In the well-known Traveling Repairman Problem (TRP), we seek a tour that visits a set of customers, such that it minimizes the sum of latencies seen by the customers. The problem is also known as the Minimum Latency Problem (MLP) and is considered as a particular case of the Time-Dependent TSP (TDTSP). However, despite its similarities to the TSP, the TRP is different from the TSP in two aspects: firstly, its objective is oriented to benefit the customer by reducing their loss/damages, contrary the classical TSP which is oriented to benefit the agent. Secondly, the TRP found to be sensitive for local changes, thus even the smallest modification of the initial conditions might lead to a highly non-local effect. Hence, in the computational point of view, the TRP seems to be less “well-behaved” and more resilient to progress. For an instance, even with current state-of-the-art exact methods, solving consistently instances with 150 customers is most challenging, contrary to the TSP, where instances with thousands of customers are solved routinely.
Recently, a new generalization of the TRP was considered in the literature, where each customer is on motion during the repairman`s tour while the repairman must chase down each customer for serving them, hence we regard this variant as the Chasing Repairman Problem (CRP). As its former is already found sensitive to even a small local modification, the CRP seems to be much harder to solve, as its input points inherently, vary over time. From that, each possible tour will probably hold its own distance-matrix, thus it is not realistic to assume that in real-life applications, a distance-matrix for each possible tour is pre-computed.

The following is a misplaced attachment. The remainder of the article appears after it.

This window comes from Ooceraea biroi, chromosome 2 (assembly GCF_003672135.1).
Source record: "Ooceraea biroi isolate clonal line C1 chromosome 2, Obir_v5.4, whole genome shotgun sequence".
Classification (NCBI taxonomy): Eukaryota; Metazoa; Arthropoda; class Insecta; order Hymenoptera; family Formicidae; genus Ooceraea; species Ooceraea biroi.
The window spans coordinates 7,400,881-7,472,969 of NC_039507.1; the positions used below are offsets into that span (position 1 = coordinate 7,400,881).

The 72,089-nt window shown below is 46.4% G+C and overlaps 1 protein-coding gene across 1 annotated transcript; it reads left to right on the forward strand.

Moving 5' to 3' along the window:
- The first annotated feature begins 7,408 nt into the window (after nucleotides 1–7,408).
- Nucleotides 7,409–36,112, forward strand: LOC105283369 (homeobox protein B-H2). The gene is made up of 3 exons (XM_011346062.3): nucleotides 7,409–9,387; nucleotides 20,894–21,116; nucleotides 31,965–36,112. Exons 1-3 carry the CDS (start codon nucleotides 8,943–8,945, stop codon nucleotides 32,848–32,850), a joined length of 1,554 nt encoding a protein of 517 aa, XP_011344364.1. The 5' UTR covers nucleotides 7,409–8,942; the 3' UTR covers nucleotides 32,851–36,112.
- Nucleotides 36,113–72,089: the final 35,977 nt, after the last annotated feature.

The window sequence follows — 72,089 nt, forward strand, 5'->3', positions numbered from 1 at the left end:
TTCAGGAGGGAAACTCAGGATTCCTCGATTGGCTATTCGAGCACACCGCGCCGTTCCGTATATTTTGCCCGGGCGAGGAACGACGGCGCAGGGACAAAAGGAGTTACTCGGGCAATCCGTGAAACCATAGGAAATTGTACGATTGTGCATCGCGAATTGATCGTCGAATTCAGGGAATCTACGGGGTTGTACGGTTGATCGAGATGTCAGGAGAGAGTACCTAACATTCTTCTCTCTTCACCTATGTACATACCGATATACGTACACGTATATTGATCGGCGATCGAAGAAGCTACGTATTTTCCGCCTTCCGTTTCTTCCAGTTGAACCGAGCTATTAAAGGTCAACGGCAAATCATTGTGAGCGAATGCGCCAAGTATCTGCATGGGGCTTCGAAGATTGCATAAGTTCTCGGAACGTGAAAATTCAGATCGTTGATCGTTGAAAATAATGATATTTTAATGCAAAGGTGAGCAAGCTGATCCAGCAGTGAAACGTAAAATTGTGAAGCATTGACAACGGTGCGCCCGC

As the CRP objective is to reduce the customers` loss/damages due to latency, many of its real-life applications arise from distribution systems or coping with life-threatening scenarios such as in spreading wildfire, treating wounded population during evacuation or even spreading attacks from multiple drones.
Our research interest is to develop a simple and effective heuristic algorithm. To the best of our knowledge, such an algorithm has not been presented yet. In this work, we would like to present some insights about the CRP properties, such as possible basic strategies in different scenarios. Furthermore, we would like to present our initial approach for developing such an algorithm. We believe that it is possible to find relations between the travel-functions of the customers and the repairman, such that we are able to determine dynamically the probable best next customer to chase and later, a dynamic and simple way to define temporal neighborhoods for large scales instances.